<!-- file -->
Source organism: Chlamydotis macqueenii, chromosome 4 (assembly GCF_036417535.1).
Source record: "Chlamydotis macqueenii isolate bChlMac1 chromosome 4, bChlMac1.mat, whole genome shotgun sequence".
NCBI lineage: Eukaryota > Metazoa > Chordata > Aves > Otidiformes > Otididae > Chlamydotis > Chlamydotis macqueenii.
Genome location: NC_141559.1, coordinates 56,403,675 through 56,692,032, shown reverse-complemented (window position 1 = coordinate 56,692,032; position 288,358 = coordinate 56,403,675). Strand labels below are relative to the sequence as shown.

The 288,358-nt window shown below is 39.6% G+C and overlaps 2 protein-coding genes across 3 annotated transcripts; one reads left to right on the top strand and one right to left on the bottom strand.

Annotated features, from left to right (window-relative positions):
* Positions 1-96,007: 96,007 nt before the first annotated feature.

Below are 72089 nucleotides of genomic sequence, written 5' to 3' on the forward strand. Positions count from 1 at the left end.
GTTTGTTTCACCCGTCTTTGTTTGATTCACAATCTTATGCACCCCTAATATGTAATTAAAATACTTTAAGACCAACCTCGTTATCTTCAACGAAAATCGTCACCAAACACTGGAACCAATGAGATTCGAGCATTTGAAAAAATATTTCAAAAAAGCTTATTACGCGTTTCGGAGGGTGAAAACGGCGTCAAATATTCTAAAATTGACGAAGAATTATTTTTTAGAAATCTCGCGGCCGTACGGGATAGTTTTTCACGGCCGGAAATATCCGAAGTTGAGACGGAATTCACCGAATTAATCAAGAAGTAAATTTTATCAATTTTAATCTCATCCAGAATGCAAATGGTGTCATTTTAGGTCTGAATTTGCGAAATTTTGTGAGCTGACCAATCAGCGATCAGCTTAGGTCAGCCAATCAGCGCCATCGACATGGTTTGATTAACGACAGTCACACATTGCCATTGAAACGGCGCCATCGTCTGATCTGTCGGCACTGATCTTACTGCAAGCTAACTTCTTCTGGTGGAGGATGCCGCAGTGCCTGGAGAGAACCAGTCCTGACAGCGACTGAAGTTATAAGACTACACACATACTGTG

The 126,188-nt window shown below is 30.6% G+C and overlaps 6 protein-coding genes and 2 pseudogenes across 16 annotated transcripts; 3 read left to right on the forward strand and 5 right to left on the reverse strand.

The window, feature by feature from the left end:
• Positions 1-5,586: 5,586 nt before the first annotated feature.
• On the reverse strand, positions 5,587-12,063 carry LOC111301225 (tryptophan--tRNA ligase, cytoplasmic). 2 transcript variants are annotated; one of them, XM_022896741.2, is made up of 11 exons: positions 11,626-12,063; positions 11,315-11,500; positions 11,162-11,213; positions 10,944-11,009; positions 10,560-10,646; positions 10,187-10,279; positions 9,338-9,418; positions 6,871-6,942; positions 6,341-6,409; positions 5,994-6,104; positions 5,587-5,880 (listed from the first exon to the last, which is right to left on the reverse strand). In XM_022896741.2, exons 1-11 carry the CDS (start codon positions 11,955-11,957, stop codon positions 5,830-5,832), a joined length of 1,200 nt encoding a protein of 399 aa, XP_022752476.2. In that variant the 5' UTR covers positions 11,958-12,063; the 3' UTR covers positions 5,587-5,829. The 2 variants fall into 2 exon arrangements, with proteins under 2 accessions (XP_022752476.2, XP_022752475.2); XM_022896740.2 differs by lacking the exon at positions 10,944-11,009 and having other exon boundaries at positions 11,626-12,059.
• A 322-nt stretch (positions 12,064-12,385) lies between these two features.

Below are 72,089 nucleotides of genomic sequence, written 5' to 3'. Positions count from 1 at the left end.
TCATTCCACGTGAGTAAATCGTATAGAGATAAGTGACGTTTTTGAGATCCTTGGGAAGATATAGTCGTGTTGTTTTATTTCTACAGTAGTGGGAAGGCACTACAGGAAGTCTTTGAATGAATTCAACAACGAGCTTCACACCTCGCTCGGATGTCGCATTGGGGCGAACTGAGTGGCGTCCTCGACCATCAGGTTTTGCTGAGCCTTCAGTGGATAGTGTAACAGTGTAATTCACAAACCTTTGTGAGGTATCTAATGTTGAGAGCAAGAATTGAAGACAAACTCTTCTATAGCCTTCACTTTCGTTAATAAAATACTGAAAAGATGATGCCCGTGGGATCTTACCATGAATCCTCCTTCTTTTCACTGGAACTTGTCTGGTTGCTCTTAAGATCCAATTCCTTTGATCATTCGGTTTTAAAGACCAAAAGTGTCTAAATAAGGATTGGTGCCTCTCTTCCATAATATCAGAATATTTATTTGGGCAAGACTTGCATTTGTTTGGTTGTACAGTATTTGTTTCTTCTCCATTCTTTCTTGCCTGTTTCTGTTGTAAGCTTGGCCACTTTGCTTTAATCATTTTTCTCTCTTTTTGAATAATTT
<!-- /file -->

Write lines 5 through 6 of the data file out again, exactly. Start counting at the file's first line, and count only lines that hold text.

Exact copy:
The 288,358-nt window shown below is 39.6% G+C and overlaps 2 protein-coding genes across 3 annotated transcripts; one reads left to right on the top strand and one right to left on the bottom strand.

Annotated features, from left to right (window-relative positions):